While the toy version of Reflector consists of three robots that combine into one camera, as in the cartoon, the three toy robots are not identical, as the cartoon Reflector robots were (notwithstanding the camera lens on one robot of the trio). Hasbro also took the step of giving each of the individual robots names: Spectro (the red robot), Viewfinder (the middle robot), and Spyglass (the blue robot on the right of the camera). One imagines that if Hasbro had colored Spectro blue like the other two robots, the illusion of three nearly identical robots would have been more closely maintained, but Hasbro colored their version of Reflector pretty much the same as the Takara Microman version, which was created without the need for such considerations.

This isn’t to say that Hasbro didn’t bother creating anything new to make their version distinct from previous versions. In addition to creating a new sticker set with “Reflector” (instead of “Microx”) along the top and adding Decepticon faction symbols, Hasbro created full bio and tech specs to be included with Reflector’s instruction booklet. This is especially notable since Hasbro did not create tech specs for the previous mail-order exclusives. However, only tech specs for Reflector as a unit were created, as opposed to separate bios for Spectro, Viewfinder, and Spyglass. In fact, the tech specs for Reflector make absolutely no mention of the fact that the camera can split into three separate robots!

Each of the robots is roughly the same height, just under 4 inches tall. This makes them just barely taller than the average Action Master. Spectro and Spyglass both have die-cast metal chests, while Viewfinder has a die-cast metal core to which plastic features are attached on both front and back. All three robots have arm articulation at the shoulders, and both Spectro and Viewfinder have normal knee articulation (Spyglass has reverse-knee articulation, necessary for transformation.). All three robots have some form of hip articulation, as well (Viewfinder and Spyglass’s legs can bend either forward or backward, but Spectro’s legs only bend backward). In addition, all of the robots have chromed thighs, although most of this has flaked away in my specimen after roughly 20 years of wear and tear. Finally, it is worth noting that all three robots have distinct legs that can move independently of each other, a feature not to be taken for granted in Transformers of this era.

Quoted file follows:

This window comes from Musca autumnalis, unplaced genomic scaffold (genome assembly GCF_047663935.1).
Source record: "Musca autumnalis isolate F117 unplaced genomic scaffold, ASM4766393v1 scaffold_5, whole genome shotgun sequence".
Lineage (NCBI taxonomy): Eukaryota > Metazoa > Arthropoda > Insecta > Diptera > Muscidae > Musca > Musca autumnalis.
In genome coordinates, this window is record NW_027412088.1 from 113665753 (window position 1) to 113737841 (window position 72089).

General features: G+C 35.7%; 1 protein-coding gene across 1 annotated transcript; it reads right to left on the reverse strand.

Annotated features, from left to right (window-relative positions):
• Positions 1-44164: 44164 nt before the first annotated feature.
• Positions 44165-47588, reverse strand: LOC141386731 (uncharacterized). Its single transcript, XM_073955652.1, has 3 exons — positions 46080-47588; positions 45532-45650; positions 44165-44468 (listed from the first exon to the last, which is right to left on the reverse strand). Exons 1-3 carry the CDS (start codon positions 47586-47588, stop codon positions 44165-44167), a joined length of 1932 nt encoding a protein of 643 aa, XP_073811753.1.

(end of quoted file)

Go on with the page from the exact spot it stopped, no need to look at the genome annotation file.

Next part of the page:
Transformation to camera mode is fairly simple. Each robot folds in half (Spectro and Viewfinder’s legs fold up behind the torso, while Spyglass’s legs fold up in front), and the Spectro and Spyglass are attached to either side of Viewfinder by aligning several pegs. Separate attachments for the lens and flashcube are then attached to the camera.

The resulting camera is about 2 1/4 inches tall (2 1/2” if measured to the top of the flashcube), too small to be considered a “life-sized” camera. The flashcube is chromed but, as with the robot thighs, this has mostly be worn away on my specimen. Camera features include a lens-and-mirror assembly inside Viewfinder that allows you to look through the back of the camera and see objects on the other side (though not very clearly), and a shutter at the top of Spectro’s head that allows you to push down with a reassuring “click” and “take a picture.” It should also be noted that the flashcube has a hole in the middle to insert a missile to be launched (theoretically, as Hasbro took the spring out) by pushing down at the top of the flashcube. The flashcube may also be used in Spyglass’ robot mode.

Reflector makes a wonderful display item, both for its rarity and for its place in Transformers history as a seldom-seen cartoon character.